Saturday, 18 May 2013

A little port called Fremantle

Fremantle is not my home.
I don't know it like the back of my hand.
Not like my mother does and my grandfather does. Granddad moved here 60 years ago and never left, Mum was born and bred here and it took her 20 odd years before she left.

As I was growing up, I knew of Fremantle as two separate places joined disjointedly somewhere in the middle. It had one side, where the markets and Kakulas are, another entered from the Canning Hwy side, which ended with the Woolstores and Clancy's. Oh, and then there was the old Maritime Museum, stuck somewhere on the edge near the Round House and an old jetty.
It wasn't until I started working there that my disjointed memories slotted together like jigsaw pieces and gave me a better understanding of Fremantle as a whole. But it was still a limited view. I saw the main streets the bus travelled down, or the route we took to travel between the two sides of the town. But I only got tantalising glimpses of the old ornate buildings hiding down the side streets.

Even now, I still get distracted by the pretty buildings that appear out of nowhere and could rapidly lose myself in the maze that still is Fremantle's streets. In an attempt to overcome this, and because I had some architectural research I wanted to do, I left the house I'm sitting, on a proper bike and headed into Freo, on the most scenic, least up-hill route I could think of.

Fremantle played a huge part in the World Wars, being one of the ports through which ships of soldiers and supplies left to play their part. The efforts of these soldiers, and the families during their bit on the home front is remembered at Monument Hill, a monument on a hill, overlooking Fremantle and her harbour.


Climbing up for the view, I had to wonder, what had been there before. After all, Fremantle was founded in 1829 and the surrounding area was filling up with houses as the Federation was being celebrated, 18 years before the war ended and fallen soldiers deserved commemorating. 
One of the beautiful old houses at the bottom of the hill. Unfortunately, one that it  is nigh impossible to get in to despite it being a museum.
Old Maps tell me it was an obelisk, which seems pretty unbelievable until you remember we are standing in a British colony and they seemed to have a penchant for Obelisks. I doubt if it was an important one, but then again, it could be sitting in storage at the museum. 

While the view was impressive, what was more beautiful was the graffiti on the bus stop at the bottom of the hill. Beautifully rendered, it was a more poignant reminded of the lives lost that the monument above, because it gave it a face, and because of the poppies that remind me of John McCrae's poem that would be read every year at school on Remembrance day.

In Flanders fields the poppies blow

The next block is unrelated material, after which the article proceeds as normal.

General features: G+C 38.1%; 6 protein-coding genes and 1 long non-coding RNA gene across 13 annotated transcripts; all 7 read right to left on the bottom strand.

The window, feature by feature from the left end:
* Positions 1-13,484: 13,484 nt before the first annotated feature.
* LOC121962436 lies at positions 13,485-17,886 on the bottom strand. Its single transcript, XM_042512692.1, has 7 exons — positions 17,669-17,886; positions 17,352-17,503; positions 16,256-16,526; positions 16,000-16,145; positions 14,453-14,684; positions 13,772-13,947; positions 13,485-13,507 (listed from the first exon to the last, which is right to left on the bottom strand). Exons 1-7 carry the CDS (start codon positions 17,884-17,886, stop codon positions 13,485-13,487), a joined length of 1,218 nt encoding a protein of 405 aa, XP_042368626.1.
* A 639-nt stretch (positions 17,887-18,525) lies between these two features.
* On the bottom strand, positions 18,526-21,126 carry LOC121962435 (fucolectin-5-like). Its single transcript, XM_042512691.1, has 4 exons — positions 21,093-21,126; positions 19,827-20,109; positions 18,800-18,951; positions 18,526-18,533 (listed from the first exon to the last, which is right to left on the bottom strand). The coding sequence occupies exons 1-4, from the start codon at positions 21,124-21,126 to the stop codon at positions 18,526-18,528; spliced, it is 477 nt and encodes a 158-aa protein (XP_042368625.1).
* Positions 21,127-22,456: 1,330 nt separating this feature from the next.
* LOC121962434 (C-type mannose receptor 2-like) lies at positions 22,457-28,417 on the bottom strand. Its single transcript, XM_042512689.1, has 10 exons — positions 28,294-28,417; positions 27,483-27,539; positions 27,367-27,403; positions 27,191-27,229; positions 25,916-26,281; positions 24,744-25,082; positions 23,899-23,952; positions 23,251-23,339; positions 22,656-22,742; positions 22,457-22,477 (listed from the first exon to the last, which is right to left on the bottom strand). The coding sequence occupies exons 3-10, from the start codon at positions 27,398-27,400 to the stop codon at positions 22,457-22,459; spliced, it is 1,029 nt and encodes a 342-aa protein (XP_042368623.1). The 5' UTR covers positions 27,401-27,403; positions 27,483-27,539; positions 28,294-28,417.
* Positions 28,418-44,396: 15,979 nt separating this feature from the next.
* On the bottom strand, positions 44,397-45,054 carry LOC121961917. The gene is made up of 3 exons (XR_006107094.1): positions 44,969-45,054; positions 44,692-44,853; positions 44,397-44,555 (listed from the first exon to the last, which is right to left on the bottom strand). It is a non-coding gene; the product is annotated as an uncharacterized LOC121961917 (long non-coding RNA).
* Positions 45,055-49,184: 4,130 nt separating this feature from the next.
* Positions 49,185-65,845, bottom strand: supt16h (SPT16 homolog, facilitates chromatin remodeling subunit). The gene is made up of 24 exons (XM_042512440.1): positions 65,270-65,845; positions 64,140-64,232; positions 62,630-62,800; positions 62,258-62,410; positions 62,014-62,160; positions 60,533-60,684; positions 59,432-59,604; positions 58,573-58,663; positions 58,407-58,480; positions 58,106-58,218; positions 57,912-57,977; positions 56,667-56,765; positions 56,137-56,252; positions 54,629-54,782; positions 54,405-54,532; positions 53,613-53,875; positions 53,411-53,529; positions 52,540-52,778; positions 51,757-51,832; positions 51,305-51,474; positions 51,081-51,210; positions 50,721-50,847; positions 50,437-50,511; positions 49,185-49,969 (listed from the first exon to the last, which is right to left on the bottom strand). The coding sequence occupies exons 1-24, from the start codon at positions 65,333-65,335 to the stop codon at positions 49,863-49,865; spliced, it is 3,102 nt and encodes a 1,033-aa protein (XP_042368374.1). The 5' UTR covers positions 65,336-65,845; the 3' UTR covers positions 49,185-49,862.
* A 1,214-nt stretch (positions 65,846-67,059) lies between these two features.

Between the crosses, row on row,
That mark our place; and in the sky
The larks, still bravely singing, fly
Scarce heard amid the guns below.
We are the Dead. Short days ago
We lived, felt dawn, saw sunset glow,
Loved and were loved, and now we lie
In Flanders fields.
Take up our quarrel with the foe:
To you from failing hands we throw
The torch; be yours to hold it high.
If ye break faith with us who die
We shall not sleep, though poppies grow
In Flanders fields.

 

What I love most about the photo above, is not that it incorporates the bus stop and the monument on the hill above, but that the little old lady sitting at the bus stop is very likely of Eastern European descent and was part of the waves of immigrants who arrived in Fremantle after the second world war. What stories does she hold of her first few years in this port city? Did she arrive as a school girl and find herself immediately inserted into a local school where everyone spoke a language she didn't understand? What did she expect to find here when she did arrive? Was the reality anything like her expectations? How difficult was it adjusting from the food and culture and lifestyle she was used to? My own family were shocked on their arrival in 1952 to find that the daily necessity that is coffee had yet to arrive in this outpost. Instead, a family used to frequent Turkish coffees was expected to survive on coffee essence, a compound made of chicory and tasting nothing like the real stuff.
And yet places like this existed:
'Coffee Palace' was actually used to indicate alcohol-free hotels, built in response to the temperance movement.
Riding down the hill into Fremantle, it was impossible not to detour passed the Fremantle Arts Centre, an expansive and beautiful building that used to be a lunatic asylum. Part monastery, part Knole House I wonder what the history of the building is; what went on behind such an unusual facade? When did it cease to be an insane asylum for I don't remember it as such? Thank goodness for the Fremantle Heritage festival next month.